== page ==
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15 thoughts on “15 Facts About London Cabbies (and Their Cabs)

  1. Sam

    I’m originally from London (I was born and grew up near to where the Olympic Games were held in 2012), and I did actually know all of these facts, except for #14. My mum’s former partner was training to be a cabbie, and I remember him spending hours and hours memorising routes and street names in his office! Apparently in the test, they can just ask you to go from (for example) “the door with the elephant knocker” to another place and you’re expected to know exactly where that is!

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    • Sam, thank you so much for adding richness to this post with your comments! Craig Taylor, in Londoners, interviews a cabbie who explains the rigor of preparing for the job in much the same way you just illustrated. The details about locations, not to mention the trivia and history is incredible. Plus, the majority of the cabbies I’ve met have been truly nice people! There is a warm place in my heart for all cabbies. Thank you again for reading and commenting!
      Renate

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  3. I think my namesake was being a bit protectionist in some of his tips. Minicabs are cheaper than black cabs and are licensed, though at a lower level than taxis and they are not expected to know every London street. Black cabs are significantly more expensive than Minicabs because of the higher level of licensing, the convenience factor of just flagging one down when you want one and the way that the metering system works on a combination of time and actual road distance travelled. Minicab fares are set by the companies themselves in competition with each other and are usually based on zones so you don’t get charged more if the driver decides to take a slightly circuitous route and it’s in the driver’s interest to get you to your destination asap so he can collect another booking. There have been cases of Cabbies molesting passengers – in one high profile case a cabbie had a string of such offences and had somehow found a way of drugging his victims (which is why it took so long for him to be caught). Oh, and did you know that if a Cabbie assists you with loading your luggage he has the right to charge you for doing that too!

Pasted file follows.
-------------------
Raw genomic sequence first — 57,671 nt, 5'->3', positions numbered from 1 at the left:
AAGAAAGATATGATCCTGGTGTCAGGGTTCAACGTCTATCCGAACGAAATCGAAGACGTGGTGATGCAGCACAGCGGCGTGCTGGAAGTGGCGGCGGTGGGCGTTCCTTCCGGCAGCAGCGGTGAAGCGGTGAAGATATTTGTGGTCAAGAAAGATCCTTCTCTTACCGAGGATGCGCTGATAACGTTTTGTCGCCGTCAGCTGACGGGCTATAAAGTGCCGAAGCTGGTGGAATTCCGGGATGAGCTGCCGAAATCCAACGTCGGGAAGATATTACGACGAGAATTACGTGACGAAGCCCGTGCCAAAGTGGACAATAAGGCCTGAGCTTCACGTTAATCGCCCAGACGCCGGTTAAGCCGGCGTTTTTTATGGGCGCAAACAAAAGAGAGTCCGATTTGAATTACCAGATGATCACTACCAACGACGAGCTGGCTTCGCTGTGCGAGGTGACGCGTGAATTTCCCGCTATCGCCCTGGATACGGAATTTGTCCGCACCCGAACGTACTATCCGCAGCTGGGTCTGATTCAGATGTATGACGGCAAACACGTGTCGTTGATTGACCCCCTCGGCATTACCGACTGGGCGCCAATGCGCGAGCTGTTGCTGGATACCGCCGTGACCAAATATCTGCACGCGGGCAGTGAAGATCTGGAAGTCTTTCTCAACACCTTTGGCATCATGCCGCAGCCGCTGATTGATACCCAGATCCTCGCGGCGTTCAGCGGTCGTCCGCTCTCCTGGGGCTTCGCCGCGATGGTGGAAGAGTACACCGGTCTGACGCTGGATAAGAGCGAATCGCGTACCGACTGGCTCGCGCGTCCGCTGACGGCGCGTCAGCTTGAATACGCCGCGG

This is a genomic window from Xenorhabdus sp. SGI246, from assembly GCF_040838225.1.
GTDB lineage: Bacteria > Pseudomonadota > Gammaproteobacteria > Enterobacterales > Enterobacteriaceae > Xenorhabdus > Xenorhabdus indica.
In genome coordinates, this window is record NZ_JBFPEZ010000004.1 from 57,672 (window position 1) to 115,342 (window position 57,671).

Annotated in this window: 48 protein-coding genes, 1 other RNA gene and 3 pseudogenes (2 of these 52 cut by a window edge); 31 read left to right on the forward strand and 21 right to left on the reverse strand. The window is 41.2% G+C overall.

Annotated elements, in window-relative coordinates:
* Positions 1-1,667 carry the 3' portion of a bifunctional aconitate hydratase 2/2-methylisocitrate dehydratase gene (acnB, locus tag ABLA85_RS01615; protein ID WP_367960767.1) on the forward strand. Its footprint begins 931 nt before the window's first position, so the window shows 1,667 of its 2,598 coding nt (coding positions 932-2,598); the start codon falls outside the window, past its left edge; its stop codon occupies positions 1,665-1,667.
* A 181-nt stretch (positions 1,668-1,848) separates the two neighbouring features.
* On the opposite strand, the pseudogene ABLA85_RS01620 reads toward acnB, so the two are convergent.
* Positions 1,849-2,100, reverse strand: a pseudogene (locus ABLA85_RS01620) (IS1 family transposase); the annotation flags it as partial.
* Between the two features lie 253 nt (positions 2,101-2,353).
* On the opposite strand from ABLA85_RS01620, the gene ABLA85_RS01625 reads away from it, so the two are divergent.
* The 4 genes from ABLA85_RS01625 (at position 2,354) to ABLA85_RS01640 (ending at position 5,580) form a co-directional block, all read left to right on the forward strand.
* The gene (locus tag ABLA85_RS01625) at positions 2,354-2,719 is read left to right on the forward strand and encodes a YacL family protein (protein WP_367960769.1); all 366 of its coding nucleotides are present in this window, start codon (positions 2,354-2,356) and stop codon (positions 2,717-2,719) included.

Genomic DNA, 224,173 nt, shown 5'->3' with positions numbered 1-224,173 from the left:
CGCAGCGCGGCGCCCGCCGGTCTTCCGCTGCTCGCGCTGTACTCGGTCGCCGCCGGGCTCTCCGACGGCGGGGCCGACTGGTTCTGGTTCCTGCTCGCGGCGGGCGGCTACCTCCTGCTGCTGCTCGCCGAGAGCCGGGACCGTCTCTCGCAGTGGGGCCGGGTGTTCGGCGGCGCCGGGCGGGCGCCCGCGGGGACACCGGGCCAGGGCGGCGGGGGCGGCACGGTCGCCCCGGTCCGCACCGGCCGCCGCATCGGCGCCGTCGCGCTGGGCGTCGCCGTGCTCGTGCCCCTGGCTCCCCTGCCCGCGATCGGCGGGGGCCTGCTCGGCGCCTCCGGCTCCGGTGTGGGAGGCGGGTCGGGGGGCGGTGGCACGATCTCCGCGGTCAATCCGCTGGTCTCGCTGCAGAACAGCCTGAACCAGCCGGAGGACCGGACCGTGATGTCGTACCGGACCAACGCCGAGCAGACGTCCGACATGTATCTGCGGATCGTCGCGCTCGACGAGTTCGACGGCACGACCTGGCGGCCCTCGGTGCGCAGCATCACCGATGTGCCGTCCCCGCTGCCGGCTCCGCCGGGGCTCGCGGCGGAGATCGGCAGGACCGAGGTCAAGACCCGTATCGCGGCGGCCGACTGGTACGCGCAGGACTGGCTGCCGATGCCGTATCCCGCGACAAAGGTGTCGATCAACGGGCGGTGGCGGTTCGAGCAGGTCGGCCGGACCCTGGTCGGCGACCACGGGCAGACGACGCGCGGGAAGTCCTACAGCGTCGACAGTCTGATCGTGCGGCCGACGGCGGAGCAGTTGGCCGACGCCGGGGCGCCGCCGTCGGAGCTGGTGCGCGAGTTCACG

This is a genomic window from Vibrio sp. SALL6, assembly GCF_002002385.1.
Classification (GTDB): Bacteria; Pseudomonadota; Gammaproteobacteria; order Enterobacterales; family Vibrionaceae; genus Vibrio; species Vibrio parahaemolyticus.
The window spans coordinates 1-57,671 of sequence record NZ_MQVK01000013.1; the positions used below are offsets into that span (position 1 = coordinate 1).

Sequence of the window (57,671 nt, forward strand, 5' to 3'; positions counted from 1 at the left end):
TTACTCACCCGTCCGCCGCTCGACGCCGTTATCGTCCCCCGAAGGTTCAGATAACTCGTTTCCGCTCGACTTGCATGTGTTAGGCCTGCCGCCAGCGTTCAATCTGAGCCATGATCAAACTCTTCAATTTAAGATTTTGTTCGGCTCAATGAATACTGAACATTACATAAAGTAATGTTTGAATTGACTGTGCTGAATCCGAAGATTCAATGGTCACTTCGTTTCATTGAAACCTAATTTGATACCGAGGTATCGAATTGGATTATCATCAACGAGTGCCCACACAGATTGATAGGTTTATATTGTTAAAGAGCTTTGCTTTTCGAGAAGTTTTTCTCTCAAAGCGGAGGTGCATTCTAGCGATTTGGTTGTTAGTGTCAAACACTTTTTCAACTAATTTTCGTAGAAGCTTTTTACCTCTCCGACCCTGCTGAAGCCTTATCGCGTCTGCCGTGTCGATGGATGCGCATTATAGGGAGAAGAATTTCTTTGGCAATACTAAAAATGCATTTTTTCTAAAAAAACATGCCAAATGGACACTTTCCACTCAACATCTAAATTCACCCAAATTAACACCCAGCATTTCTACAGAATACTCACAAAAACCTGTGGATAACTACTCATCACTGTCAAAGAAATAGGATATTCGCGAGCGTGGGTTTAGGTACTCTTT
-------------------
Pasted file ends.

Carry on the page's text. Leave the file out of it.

I haven’t used a black cab in years, largely because of the expense, and I only use a minicab where necessary – bringing my wife home from the hospital recently for example. The key is to find a minicab provider you’re comfortable with and use them exclusively. Of course, for the tourist the best way to see London is from the top deck of a London Bus – you just need to check out the routes before travelling 🙂

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    • Martin, thank you so much for this educational and thought-provoking reply! As I read your comments, I thought, “Hmmm…perhaps my cabbie was discouraging the use of other forms of cabs inpart because it would hinder his and his fellow cabbies’ business!” This may have been evident to quite a few readers but I am often hopelessly naive about profit-making tactics, etc. (I also tip too much and am always kicking myself for this. Americans, sheesh…)
      Thank you, again, for creating a more multi-faceted look at the not-so-black-and-white world of the cabbies of London!
      Best to you,
      Renate

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      • NP Renate – I should add that I am in no way connected with the business of ferrying people around town – I’m a telephone engineer with only an impartial axe to grind 😉 ps – if you have time in hand on that trip from the British Museum to Lancaster Gate the number 7 bus might be a nice alternative to the underground 🙂

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            • I like that phrase ‘Time in Hand’ ! I plan to acquire some time in hand and try the bus my next trip. I’m staying near Paddington station next time – which bus would work from the British Museum?

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              • The easiest way is on the Underground – Bakerloo Line to Oxford Circus then Central Line to Holborn..That should take around 30mins with a 10min walk from Holborn. (Tottenham Court Road would be closer but it’s currently closed to the Central Line as they are building Crossrail). The 7 Bus route has actually been altered since my comment – now terminates at Oxford Circus. A 27 will take you to Warren Street and you could walk down Tottenham Court Road from there to save getting another bus – again, that’s around 10-15 Minutes to the British Museum. You could get a bus down Gower Street to save the walking – there’s lots of different routes doing that run.